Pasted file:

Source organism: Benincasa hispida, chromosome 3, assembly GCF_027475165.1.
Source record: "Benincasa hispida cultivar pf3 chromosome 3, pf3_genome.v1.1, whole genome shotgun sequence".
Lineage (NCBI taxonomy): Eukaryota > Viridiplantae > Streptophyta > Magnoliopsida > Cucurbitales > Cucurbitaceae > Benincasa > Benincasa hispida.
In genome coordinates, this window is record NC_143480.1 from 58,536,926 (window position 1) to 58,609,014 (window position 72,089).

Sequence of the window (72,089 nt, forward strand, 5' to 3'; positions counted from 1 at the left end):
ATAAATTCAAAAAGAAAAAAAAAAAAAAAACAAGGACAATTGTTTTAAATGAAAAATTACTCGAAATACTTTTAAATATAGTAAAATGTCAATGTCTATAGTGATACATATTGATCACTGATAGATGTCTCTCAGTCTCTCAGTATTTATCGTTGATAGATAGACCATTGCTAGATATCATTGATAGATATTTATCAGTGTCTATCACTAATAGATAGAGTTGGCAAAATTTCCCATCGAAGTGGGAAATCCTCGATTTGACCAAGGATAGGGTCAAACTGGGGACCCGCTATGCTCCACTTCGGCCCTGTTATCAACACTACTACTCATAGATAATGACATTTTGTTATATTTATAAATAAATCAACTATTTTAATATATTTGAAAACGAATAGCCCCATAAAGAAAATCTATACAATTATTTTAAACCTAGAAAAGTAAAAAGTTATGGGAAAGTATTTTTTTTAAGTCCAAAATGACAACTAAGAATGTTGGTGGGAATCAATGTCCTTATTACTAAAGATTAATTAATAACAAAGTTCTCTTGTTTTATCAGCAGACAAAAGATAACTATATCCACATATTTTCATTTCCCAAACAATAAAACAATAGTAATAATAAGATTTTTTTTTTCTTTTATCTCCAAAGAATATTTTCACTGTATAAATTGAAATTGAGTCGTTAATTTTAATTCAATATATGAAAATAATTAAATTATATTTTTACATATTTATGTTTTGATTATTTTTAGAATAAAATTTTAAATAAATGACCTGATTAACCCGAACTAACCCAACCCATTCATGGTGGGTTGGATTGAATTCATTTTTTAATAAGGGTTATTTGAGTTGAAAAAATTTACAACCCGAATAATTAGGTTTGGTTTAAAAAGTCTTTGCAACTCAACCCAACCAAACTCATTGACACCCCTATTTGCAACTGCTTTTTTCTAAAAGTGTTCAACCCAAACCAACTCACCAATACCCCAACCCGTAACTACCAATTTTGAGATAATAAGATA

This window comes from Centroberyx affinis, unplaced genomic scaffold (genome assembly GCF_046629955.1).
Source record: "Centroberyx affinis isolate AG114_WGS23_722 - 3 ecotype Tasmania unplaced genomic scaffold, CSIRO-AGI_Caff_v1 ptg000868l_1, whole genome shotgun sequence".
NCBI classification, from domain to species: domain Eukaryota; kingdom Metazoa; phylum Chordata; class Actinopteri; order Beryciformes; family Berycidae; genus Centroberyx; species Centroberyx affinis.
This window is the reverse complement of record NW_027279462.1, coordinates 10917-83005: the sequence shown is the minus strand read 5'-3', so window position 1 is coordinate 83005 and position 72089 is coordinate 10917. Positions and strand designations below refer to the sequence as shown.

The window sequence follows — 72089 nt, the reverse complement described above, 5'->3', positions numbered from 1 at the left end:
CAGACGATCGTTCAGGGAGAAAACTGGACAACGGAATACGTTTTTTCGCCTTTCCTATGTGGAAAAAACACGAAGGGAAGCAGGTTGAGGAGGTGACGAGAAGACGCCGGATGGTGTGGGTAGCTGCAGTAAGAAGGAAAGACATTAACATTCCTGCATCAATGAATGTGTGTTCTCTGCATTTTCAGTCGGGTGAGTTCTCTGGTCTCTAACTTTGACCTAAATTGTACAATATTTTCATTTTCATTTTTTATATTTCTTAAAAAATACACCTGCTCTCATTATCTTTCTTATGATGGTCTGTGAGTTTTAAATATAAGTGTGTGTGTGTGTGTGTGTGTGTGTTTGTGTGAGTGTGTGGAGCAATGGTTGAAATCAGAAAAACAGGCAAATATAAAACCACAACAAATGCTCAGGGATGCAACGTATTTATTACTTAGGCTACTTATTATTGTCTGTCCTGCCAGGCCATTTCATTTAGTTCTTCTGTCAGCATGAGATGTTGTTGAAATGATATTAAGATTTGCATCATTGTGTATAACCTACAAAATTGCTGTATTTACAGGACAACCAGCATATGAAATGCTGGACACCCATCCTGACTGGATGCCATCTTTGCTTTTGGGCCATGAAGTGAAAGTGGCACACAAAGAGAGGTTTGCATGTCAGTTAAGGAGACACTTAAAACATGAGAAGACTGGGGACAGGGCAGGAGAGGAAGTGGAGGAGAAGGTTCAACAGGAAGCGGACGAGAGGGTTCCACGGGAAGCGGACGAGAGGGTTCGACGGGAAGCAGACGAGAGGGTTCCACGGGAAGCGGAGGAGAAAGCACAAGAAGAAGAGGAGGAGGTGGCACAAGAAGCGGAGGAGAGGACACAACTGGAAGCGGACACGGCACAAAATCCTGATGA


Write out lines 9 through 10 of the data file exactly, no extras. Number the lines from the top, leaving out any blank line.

NCBI classification, from domain to species: domain Eukaryota; kingdom Metazoa; phylum Chordata; class Actinopteri; order Beryciformes; family Berycidae; genus Centroberyx; species Centroberyx affinis.
This window is the reverse complement of record NW_027279462.1, coordinates 10917-83005: the sequence shown is the minus strand read 5'-3', so window position 1 is coordinate 83005 and position 72089 is coordinate 10917. Positions and strand designations below refer to the sequence as shown.